Thursday, July 13, 2006

April Fools' Day, 1899

The British authorities, clearly having no sense of auspicious timing when deciding when to officially take possession of the New Territories recently leased from China, decided upon April 1st, 1899, as the day to hoist the flag. Negotiations had been ongoing about whether or not Shenzhen was to be included as part of the bargain. As the Viceroy in Canton had refused the request by the Governor of Hong Kong, the matter was forwarded to the British legation in Peking, who then asked the head of the Tsungli Yamen.

Here was the response, as recorded by the Governor of that time, Sir Henry Blake, as well as a foreboding of alarm about events in the New Territories:
1st April, 1899, Telegram to Secretary of State.

Inclusion of Sham Chun refused by Chinese authorities. The people near the boundary decided upon have threatened our workmen employed in the erection of Police matsheds. An inflammatory placard which had been posted in the New Territory has been brought in to me. I propose to proceed this evening to interview the Viceroy at Canton, with a view to having Chinese troops sent to preserve order until we take over the territory - which will be as soon as the matsheds are ready.

He clearly did not want to go into detail in the telegram.He sent this, the following note, in a more detailed form to the Secretary of State, Joseph Chamberlain, via post:
I have this moment a quarter of an hour before the starting of the mail received a report that the party, sent by the Public Works Department to erect the posts on the boundaries settled upon by the Chinese Commissioners and Mr. STEWART LOCKHART, were stopped by the people who informed the party that if they attempted to erect a post they would kill them. The party returned. [A beautiful example of British understatement. - Ed.] At the same time I received from Mr. WEI YUK, a member of the Legislative Council, a copy of a placard that has been posted in the district to be taken over, the translation of which I enclose.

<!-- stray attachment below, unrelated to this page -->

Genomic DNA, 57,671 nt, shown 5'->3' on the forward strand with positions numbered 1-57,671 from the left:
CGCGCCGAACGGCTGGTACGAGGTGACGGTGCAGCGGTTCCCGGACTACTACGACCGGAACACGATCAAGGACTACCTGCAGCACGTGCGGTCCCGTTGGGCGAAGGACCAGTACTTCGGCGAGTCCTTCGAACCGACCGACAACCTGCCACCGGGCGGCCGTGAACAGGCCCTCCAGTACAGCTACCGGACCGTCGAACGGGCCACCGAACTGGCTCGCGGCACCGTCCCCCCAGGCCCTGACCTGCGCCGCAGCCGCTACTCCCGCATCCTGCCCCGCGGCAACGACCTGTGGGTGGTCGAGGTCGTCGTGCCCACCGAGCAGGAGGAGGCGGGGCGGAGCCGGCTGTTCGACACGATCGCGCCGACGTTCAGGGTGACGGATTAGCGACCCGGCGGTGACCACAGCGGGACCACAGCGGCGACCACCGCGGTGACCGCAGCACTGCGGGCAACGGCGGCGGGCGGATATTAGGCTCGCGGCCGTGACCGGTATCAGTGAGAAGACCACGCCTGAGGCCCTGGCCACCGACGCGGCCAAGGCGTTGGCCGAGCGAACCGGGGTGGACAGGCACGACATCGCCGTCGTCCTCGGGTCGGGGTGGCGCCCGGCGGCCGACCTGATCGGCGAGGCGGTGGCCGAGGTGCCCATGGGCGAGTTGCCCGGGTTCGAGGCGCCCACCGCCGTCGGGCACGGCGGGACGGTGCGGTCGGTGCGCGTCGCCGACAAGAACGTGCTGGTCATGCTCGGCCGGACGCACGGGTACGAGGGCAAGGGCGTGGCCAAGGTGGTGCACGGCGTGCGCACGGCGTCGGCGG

Enclosure No. 1:

We hate the English barbarians who are about to enter our boundaries and take our land, and will cause us endless evil. Day and night we fear the approaching danger. Certainly people are dissatisfied at this and have determined to resist the barbarians. If our fire-arms are not good, we shall be unable to oppose the enemy. So we have appointed an exercise-ground and gathered all together as patriots to drill with fire-arms. To encourage proficiency rewards will be given. On the one hand we shall be helping the Government; on the other we shall be saving ourselves from future trouble. Let all our friends and relatives bring their fire-arms to the ground and do what they can to extirpate the traitors. Our ancestors will be pleased, and so will our neighbours. This is our sincere wish. Practice takes place every day.

First prize:-One gauze coat. A packet of 1,000 crackers.
Second prize:-One pair of brown gauze trousers. A packet of 500 crackers.
Third prize:- One straw hat.
17th Day 2nd Moon. 25th Year of Kwong-sui (28th March, 1899).
A placard issued by the Yuk-on Hin ("Wish for Peace" library) of Pingshan.


[Blake continues]
2. It is of the utmost importance that this movement shall be nipped in the bud. I have determined to proceed to Canton to-day to see the Viceroy and induce him to send troops forthwith to secure and punish the ringleaders and to protect the parties sent in to erect the posts. If this be not done there may be serious trouble. Should I not be successful in having it done, I shall probably proceed to take over possession without delay.

I have the honour to be,
Your most obedient,
humble Servant,


So there was the gauntlet thrown down by the local population. It is a myth sometimes held by the people of Hong Kong that the native inhabitants of the area of Hong Kong accepted British occupation supinely, or even happily as being in their own self-interest. These passages hopefully go some what to redress this perception, for the people of the villages of the New Territories were sufficiently suffused with patriotic fervor that they were to issue this challenge against the British, against overwhelming odds.

And how could anyone miss out on the third prize promised of a straw hat?

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